“I could always count on the chairman to say how much we have for computers,” said Taksar, who has been a university professor at MU and elsewhere for 27 years. “Here it’s so secret — no talking about the budget.”

Ashbaugh said the department would benefit from bylaws, if only to quiet those who are blaming their frustrations on the lack of them. The department needs a set of rules that spell out certain procedures without the threat of micromanagement, he said, and they should have a consensus backing of the department.

“There’s got to be a right mix of these things,” Ashbaugh said. “Not too much detail, but with the intent.”

Ashbaugh is hopeful something will come out of Campus Mediation Services, which took up the math department’s case a year ago. The process has been slow going, Montgomery-Smith said.

“I think there’s one half of the department that just doesn’t want bylaws,” Montgomery-Smith said. “At the end of the day, (campus mediation) may be spinning their wheels for nothing.”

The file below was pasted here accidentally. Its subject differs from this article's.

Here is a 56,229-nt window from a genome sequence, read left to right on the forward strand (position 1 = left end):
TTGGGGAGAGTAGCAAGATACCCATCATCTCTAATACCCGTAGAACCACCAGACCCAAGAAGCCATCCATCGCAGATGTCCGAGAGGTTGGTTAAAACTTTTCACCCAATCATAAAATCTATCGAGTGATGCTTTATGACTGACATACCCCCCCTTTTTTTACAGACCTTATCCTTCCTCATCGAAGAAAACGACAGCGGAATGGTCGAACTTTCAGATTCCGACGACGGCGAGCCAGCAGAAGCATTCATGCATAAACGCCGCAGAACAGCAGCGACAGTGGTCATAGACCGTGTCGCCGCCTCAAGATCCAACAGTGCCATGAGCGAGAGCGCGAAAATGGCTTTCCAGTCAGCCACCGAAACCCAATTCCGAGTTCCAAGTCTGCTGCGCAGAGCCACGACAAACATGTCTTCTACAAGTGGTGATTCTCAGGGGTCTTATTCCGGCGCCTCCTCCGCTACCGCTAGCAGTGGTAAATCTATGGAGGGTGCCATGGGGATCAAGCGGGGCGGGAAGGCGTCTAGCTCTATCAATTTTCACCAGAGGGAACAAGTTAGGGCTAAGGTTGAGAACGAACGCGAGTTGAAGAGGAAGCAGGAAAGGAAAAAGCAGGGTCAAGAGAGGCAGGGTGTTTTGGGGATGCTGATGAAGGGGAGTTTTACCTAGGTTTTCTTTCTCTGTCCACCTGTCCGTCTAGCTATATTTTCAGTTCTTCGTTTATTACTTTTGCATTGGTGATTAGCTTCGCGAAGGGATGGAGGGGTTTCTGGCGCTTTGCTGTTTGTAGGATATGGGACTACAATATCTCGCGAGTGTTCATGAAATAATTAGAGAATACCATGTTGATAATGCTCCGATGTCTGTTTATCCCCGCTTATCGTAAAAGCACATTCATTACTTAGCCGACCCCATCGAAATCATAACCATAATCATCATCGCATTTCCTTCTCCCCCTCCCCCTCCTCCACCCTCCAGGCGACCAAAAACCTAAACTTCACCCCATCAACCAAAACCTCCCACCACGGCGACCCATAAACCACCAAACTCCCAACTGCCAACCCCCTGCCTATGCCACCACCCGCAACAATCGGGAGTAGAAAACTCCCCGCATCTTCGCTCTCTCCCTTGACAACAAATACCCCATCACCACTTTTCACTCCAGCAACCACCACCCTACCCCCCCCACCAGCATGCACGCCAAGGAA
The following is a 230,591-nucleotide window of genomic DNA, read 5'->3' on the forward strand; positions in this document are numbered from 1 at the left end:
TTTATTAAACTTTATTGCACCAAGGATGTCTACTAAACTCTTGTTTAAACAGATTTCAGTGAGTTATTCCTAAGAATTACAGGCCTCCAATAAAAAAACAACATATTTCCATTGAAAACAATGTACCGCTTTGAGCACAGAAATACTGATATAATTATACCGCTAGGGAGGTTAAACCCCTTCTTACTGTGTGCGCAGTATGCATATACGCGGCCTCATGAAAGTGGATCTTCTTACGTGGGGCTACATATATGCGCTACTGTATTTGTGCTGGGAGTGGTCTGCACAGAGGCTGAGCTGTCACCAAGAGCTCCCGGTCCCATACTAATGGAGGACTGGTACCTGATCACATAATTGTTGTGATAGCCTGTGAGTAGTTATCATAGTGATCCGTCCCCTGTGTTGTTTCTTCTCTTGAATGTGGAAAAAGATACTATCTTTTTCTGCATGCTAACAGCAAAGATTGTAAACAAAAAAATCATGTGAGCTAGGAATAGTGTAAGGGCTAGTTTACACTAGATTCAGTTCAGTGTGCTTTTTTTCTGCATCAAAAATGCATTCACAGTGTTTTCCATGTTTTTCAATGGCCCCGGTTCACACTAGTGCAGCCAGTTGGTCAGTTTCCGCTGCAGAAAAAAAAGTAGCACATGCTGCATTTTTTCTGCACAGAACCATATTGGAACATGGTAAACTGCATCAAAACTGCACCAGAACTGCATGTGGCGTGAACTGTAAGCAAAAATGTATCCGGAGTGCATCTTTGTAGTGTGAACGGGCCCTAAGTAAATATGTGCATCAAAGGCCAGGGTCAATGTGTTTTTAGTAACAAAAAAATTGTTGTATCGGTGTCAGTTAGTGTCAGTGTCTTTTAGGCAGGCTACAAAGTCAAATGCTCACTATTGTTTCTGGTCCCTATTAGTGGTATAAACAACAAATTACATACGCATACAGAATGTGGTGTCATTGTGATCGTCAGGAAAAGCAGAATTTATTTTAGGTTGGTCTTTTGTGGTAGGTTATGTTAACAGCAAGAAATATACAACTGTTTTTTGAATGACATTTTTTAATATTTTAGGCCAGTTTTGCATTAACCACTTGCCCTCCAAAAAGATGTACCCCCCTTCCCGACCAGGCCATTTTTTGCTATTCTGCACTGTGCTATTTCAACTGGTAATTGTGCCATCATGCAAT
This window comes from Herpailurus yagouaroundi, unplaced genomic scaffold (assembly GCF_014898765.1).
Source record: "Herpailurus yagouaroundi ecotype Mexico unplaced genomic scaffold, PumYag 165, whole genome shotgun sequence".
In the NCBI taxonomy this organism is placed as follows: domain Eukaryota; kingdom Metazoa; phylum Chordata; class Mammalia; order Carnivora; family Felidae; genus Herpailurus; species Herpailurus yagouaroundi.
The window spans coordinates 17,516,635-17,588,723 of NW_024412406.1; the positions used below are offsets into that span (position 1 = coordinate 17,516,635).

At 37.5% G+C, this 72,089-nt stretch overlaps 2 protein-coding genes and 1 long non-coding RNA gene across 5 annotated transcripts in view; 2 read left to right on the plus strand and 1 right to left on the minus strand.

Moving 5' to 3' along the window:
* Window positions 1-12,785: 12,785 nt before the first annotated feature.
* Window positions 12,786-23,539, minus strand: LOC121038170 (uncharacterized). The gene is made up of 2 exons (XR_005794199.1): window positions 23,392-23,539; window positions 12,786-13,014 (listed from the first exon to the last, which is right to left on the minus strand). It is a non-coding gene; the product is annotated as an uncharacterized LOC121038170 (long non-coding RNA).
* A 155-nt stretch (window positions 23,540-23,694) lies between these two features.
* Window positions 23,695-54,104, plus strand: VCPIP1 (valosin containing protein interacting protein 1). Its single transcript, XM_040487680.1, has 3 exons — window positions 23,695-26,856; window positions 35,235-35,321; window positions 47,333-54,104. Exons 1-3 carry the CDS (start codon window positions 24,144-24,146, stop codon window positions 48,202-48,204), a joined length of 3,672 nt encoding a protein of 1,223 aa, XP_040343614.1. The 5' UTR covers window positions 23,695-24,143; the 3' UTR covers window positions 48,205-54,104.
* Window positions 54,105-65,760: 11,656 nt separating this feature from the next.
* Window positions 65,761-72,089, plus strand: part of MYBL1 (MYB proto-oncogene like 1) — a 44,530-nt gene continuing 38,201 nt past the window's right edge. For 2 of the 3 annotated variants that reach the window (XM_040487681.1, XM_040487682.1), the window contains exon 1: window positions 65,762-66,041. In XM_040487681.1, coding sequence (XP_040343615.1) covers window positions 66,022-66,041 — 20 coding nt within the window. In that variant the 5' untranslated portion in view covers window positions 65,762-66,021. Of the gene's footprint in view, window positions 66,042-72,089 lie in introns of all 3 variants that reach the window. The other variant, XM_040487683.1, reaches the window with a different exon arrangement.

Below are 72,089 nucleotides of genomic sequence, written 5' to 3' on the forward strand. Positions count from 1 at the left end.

Iosevich, who joined the department in 2000, worries that the turmoil has had a negative impact on students.

“From the very beginning, I realized that undergraduates were sort of an inadvertent part of this political football that’s been going on in our department,” Iosevich said. “The bottom line is not what sort of an education are the students getting. The bottom line is what does this mean for us and how comfortable are we going to be.”

Iosevich is critical of the department’s failure to keep track of where its graduates go after they receive their MU degree. “There’s no better way to say ‘I don’t care,’” he said, “than to not keep track of the people you educate.” Ashbaugh said he will not seek re-election as department chair when his term expires in May. Nor will the faculty get to choose his replacement. That job, Ashbaugh and other faculty say, will go to Michael O’Brien, dean of the College of Arts and Science. O’Brien declined to comment for this story.

Perhaps surprisingly, in a department seeking greater democracy, no faculty members objected to not having a vote on their next chairman. All of them, however, hope whoever is chosen can at least ease the tension in the department.